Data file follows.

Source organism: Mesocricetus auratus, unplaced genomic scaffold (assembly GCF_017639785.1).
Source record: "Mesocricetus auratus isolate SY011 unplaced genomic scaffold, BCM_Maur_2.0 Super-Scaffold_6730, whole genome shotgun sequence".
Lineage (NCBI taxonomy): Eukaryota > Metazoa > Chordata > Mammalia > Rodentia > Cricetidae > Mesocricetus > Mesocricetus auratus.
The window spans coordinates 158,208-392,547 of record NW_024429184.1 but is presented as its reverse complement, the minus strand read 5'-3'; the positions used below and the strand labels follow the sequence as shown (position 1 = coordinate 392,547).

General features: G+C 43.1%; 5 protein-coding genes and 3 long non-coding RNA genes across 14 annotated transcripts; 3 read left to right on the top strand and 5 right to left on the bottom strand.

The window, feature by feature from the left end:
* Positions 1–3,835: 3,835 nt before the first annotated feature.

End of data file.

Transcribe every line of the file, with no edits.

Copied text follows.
Source organism: Mesocricetus auratus, unplaced genomic scaffold (assembly GCF_017639785.1).
Source record: "Mesocricetus auratus isolate SY011 unplaced genomic scaffold, BCM_Maur_2.0 Super-Scaffold_6730, whole genome shotgun sequence".
Lineage (NCBI taxonomy): Eukaryota > Metazoa > Chordata > Mammalia > Rodentia > Cricetidae > Mesocricetus > Mesocricetus auratus.
The window spans coordinates 158,208-392,547 of record NW_024429184.1 but is presented as its reverse complement, the minus strand read 5'-3'; the positions used below and the strand labels follow the sequence as shown (position 1 = coordinate 392,547).

General features: G+C 43.1%; 5 protein-coding genes and 3 long non-coding RNA genes across 14 annotated transcripts; 3 read left to right on the top strand and 5 right to left on the bottom strand.

The window, feature by feature from the left end:
* Positions 1–3,835: 3,835 nt before the first annotated feature.